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Live: Volume 1 (CD/DVD)

Robin Eubanks & EB3

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Album Review

Robin Eubanks says that this album is best experienced when seen as well as heard. He's right. You do have to watch his new high-tech electric trio in order to appreciate how they operate in real time. And Eubanks gives you that chance by including a 43-minute DVD of five of the CD's nine tracks, all recorded and performed before a live audience. It's quite a spectacle — and the music is a gas, too. On the first track, "Me Myself and I," Eubanks lays down a harmonic riff one voice at a time on trombone into the sequencer, then picks up drumsticks, beats out a catchy rhythm track on a drum computer, and plays the trombone on top of that. Then drummer Kenwood Dennard launches another groove on "Mojo Jojo" with his right hand while playing synth bass with his left. It's a pretty amazing demonstration of one-armed drumming, akin to watching a classical pianist play Ravel's "Concerto for the Left Hand." Nothing is missing from his jazz/funk beat, and his bassline rumbles along, often in polyrhythmic contrast to the drums. Eubanks is no slouch at generating a groove himself, gradually piecing together a cooking Cuban rhythm on "Solo Latin," layering the trombones, and then after flashing a big satisfied grin, he kicks in a furious live trombone solo. "Blues for Jimi Hendrix" suddenly finds Eubanks' trombone filtered through an electronically distorting series of ululations, coming off more like Eddie Harris than Hendrix, while keyboardist Orrin Evans adds some soulful organ. "X-Base" sports an M-Base beat with an angular electronic theme and a menacing bassline that is transferred from Dennard to Evans and back with disarming ease. That does it for the DVD, and if you wonder why all nine selections of the album weren't included, it could be that the album's remaining four tracks aren't as photogenic as the five that were. But there is plenty of good music to be found on the audio-only selections as well; "Pentacourse" being a particularly tricky funk workout and "House of Jade" an absorbing etude for electronic trombone. It's a stimulating workout in any format. ~ Richard S. Ginell, Rovi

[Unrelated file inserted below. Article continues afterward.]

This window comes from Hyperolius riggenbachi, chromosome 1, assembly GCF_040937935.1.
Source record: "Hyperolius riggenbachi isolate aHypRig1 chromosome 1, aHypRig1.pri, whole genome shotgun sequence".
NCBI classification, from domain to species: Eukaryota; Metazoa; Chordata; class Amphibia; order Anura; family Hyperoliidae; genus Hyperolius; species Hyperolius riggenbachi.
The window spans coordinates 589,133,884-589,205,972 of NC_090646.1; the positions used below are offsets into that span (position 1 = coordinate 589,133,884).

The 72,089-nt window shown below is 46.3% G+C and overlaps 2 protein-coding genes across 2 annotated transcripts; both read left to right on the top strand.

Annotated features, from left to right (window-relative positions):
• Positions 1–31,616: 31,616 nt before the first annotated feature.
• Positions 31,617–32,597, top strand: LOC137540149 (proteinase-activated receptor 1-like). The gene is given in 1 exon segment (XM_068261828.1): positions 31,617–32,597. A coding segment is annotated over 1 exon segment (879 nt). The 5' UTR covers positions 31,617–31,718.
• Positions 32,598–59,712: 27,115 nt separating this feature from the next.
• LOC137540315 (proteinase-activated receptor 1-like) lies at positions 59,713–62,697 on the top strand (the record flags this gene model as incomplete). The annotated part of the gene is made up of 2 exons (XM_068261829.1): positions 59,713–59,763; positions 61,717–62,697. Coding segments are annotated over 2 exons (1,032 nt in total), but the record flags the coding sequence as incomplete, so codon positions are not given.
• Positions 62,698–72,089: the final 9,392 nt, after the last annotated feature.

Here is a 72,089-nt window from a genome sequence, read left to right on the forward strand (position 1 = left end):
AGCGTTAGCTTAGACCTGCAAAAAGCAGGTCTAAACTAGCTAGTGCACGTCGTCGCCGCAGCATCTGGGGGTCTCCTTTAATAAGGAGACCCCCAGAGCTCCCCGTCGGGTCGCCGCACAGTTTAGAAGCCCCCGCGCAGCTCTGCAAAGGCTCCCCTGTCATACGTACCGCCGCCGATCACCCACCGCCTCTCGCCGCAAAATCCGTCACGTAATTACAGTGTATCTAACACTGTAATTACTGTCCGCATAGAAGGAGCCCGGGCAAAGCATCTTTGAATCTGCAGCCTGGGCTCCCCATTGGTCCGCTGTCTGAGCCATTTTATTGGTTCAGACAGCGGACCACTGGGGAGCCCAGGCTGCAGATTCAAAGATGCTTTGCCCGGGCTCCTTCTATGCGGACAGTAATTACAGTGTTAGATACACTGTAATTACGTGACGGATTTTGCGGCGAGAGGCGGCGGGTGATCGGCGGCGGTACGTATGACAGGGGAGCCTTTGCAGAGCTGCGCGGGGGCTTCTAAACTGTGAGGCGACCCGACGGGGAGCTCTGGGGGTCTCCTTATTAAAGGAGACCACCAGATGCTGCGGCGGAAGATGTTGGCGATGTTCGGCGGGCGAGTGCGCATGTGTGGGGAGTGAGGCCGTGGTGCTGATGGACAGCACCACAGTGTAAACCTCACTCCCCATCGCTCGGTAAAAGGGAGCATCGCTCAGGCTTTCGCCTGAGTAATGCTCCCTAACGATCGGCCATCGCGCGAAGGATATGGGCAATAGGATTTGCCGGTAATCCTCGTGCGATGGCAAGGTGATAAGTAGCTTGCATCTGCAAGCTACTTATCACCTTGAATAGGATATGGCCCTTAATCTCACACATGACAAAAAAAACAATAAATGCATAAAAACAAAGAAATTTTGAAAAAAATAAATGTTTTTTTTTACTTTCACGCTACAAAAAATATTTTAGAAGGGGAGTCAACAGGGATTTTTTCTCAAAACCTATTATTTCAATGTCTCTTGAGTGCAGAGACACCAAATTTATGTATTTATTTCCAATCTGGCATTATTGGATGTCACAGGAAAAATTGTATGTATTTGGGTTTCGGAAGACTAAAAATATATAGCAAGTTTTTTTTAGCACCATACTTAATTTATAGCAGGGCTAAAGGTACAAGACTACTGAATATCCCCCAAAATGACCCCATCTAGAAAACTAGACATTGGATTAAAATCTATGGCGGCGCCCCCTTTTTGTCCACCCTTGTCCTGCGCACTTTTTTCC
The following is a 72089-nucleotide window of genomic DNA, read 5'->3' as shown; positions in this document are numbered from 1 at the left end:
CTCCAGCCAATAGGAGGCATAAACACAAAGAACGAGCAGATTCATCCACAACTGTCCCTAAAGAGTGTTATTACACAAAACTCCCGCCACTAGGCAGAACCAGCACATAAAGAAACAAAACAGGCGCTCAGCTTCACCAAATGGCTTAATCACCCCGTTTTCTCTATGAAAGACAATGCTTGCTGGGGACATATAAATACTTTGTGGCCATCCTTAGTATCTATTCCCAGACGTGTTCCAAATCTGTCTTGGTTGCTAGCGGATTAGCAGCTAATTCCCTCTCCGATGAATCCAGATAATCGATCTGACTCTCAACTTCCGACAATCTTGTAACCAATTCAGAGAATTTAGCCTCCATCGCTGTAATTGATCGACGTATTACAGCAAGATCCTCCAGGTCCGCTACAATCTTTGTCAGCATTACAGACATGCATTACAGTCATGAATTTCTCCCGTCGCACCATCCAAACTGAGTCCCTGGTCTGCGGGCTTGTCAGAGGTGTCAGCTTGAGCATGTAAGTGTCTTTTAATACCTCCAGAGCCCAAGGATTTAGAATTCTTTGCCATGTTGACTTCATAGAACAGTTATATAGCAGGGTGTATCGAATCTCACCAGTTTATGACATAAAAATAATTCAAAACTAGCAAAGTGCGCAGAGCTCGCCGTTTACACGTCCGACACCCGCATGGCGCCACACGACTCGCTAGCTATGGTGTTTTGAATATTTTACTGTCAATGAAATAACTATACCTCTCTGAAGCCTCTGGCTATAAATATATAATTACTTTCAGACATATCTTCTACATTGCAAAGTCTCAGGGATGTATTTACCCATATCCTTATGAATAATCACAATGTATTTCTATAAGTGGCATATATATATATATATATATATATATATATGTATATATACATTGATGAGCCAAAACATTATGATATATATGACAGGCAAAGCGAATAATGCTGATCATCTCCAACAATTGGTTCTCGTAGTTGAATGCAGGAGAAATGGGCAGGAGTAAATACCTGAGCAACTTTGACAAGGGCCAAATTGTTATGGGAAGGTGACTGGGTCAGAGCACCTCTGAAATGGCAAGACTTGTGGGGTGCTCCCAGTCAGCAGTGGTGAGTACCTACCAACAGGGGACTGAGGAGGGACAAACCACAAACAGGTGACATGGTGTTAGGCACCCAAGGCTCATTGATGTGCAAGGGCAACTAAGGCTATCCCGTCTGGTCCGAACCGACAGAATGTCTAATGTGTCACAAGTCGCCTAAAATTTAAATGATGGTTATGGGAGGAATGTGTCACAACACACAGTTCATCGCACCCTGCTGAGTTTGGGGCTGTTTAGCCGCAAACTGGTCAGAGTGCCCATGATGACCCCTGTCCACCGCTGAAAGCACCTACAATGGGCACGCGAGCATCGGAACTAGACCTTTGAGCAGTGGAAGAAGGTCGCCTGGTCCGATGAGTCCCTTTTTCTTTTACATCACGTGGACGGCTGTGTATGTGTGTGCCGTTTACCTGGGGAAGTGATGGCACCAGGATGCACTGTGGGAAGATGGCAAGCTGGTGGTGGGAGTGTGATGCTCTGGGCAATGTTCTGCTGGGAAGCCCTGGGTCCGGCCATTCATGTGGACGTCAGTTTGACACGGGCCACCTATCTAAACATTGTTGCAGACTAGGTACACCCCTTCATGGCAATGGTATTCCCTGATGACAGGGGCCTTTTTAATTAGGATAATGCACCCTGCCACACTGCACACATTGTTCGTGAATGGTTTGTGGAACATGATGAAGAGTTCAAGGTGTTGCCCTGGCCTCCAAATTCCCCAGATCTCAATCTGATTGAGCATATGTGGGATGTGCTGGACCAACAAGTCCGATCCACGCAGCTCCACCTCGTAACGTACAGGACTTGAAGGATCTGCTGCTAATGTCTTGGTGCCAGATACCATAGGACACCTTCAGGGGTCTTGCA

Customer Reviews

GREAT GUY GREAT ALBUM

Robin was just at my Jazz camp and performed numerous times for all of the campers and I have to say that it was a musical experience unlike anything i have ever experienced. This album is a direct reflection of the innovation he is using that is somewhat simple in theory and yet comes across as explosive and completely unique. Im going to buy all of his albums for the sheer fact that he is a master at the trombone and a bringer of new styles in jazz!!!!!

Biography

Born: October 25, 1955 in Philadelphia, PA

Genre: Jazz

Years Active: '90s, '00s

The older brother of guitarist Kevin Eubanks, Robin Eubanks has made his mark playing in his brother's groups, on his own JMT releases, and interacting with many of the top M-Base players, such as Steve Coleman and Greg Osby. Capable of playing anything from bop to free, Eubanks came to New York in 1980, played with Slide Hampton and Sun Ra, toured with Stevie Wonder, and then spent time with...
Full Bio
Live: Volume 1 (CD/DVD), Robin Eubanks
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  • $8.91
  • Genres: Jazz, Music
  • Released: May 22, 2007

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